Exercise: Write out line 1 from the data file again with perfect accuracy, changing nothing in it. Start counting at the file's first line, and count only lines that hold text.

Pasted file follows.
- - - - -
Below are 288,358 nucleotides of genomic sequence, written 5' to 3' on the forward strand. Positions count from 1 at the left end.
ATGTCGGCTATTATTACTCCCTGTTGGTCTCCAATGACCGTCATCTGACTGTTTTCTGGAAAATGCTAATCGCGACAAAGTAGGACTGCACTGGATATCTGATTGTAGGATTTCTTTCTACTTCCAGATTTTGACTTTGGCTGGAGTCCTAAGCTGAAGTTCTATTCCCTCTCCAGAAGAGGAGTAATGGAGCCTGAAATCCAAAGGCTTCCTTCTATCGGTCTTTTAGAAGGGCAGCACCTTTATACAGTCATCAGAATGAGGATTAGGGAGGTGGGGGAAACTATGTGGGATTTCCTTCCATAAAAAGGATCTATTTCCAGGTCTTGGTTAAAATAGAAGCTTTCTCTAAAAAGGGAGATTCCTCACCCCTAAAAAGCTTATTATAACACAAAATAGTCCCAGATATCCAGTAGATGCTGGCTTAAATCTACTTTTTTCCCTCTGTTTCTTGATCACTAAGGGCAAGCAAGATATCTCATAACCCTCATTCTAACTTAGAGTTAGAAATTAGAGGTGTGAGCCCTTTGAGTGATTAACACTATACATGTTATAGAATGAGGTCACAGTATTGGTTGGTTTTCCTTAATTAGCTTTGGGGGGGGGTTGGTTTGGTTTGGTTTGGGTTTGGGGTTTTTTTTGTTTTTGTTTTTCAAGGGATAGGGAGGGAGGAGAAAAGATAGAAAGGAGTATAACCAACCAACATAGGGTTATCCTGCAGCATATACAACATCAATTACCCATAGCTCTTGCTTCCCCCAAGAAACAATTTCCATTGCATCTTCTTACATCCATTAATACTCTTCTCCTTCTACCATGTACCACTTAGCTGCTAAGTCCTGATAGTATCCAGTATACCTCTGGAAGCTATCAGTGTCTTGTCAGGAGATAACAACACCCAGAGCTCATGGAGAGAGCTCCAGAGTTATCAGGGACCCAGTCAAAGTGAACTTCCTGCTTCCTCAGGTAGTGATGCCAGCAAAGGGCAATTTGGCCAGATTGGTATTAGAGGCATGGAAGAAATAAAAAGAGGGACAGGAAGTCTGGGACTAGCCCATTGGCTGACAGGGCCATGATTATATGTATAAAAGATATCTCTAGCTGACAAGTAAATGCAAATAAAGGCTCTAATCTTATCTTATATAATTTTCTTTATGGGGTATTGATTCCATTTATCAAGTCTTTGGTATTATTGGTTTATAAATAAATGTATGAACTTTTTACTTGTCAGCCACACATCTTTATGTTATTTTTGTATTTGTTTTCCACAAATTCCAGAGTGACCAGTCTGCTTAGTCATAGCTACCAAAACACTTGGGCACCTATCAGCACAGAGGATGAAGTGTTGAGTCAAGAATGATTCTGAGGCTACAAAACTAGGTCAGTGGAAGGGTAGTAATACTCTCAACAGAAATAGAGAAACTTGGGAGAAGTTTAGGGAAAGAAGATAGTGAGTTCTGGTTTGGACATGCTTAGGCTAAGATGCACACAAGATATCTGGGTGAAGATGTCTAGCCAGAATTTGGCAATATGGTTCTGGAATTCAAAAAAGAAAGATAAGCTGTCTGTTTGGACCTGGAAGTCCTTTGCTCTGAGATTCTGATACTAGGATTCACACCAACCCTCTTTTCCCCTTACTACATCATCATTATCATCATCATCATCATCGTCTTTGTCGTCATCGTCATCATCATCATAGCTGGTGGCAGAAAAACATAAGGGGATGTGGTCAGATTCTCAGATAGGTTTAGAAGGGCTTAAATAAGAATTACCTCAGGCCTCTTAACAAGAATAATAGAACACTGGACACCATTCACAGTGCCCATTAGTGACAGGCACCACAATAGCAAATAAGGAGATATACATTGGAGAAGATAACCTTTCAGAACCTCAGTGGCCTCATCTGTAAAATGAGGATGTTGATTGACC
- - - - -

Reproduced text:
Below are 288,358 nucleotides of genomic sequence, written 5' to 3' on the forward strand. Positions count from 1 at the left end.